The smart money is saying that IRS-imposed retirement plan benefit limits are set to increase in 2015. 

At least that’s the speculation coming from the actuaries at Buck Consultants. 

The IRS will release the official numbers on or about Oct. 22. But Marge Martin, a principal with the global benefits consultant, has come up with some of her own figures. 

Martin noted in a recent blog post that the cost of living adjustments made to benefit limits are set based on the Consumer Price Index-Urban for three months — July, August and September. The Bureau of Labor Statistics has already released July and August’s CPI-U. 

September’s rate of inflation is scheduled to be released on Oct. 22, at which time sponsors will know for certain whether 2015 will bring benefit increases. 

But Martin thinks the outcome is all but certain. “With both the July and August rates in hand, there is little doubt that we will see increases in most of the benefit limits for 2015,” she wrote.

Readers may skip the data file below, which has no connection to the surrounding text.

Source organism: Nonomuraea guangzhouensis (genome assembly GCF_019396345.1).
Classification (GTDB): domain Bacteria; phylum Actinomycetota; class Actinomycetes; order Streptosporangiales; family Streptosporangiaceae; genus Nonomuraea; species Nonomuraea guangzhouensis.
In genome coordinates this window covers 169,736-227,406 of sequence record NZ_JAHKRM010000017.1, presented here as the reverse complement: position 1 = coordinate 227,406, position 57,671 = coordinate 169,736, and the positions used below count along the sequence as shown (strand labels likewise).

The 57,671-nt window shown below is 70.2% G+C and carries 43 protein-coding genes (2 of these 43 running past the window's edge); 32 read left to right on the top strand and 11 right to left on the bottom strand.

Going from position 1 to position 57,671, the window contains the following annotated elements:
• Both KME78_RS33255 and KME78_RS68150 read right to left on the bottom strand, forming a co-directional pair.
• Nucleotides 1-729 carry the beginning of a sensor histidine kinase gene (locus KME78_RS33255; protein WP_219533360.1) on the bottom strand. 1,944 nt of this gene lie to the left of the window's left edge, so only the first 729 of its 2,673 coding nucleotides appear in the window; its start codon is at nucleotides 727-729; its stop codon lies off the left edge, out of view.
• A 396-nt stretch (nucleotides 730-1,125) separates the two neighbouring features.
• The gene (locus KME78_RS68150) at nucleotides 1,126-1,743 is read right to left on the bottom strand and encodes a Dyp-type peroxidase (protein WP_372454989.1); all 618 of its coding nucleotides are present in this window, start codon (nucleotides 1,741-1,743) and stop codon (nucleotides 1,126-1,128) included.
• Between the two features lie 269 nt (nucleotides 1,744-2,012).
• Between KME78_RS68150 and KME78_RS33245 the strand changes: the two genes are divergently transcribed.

So long as September’s CPI-U is roughly the same as August’s, the annual limit on 401(k) deferrals will move from $17,500 to $18,000 and the “catch up” limit for pre-retirees will jump from $5,500 to $6,000, she wrote. 

The maximum defined benefit pension would remain at $210,000. September’s CPI-U would have to increase 1.2 percent over August’s rate of inflation in order for the limit to be bumped to $215,000, a scenario that Martin also says is unlikely.

 The compensation limit, which is the limit on employee compensation that can be considered in calculating contributions to 401(k) plans, will increase to $265,000 from $260,000 in almost all imaginable inflation outcomes for September. 

And the highly compensated employee threshold, which determines the limit for 401(k) nondiscrimination testing, is expected to increase to $120,000 from $115,000. 

A new estimation for Qualified Longevity Annuity Contracts has been added to this year’s list. 

The cap on the benefit for QLACs is $125,000. It will remain the same. Limits on QLACs move in $10,000 increments. An 8 percent increase in the CPI-U would be required to warrant a limit increase, a rate of inflation that hasn’t been seen since the early 1980s.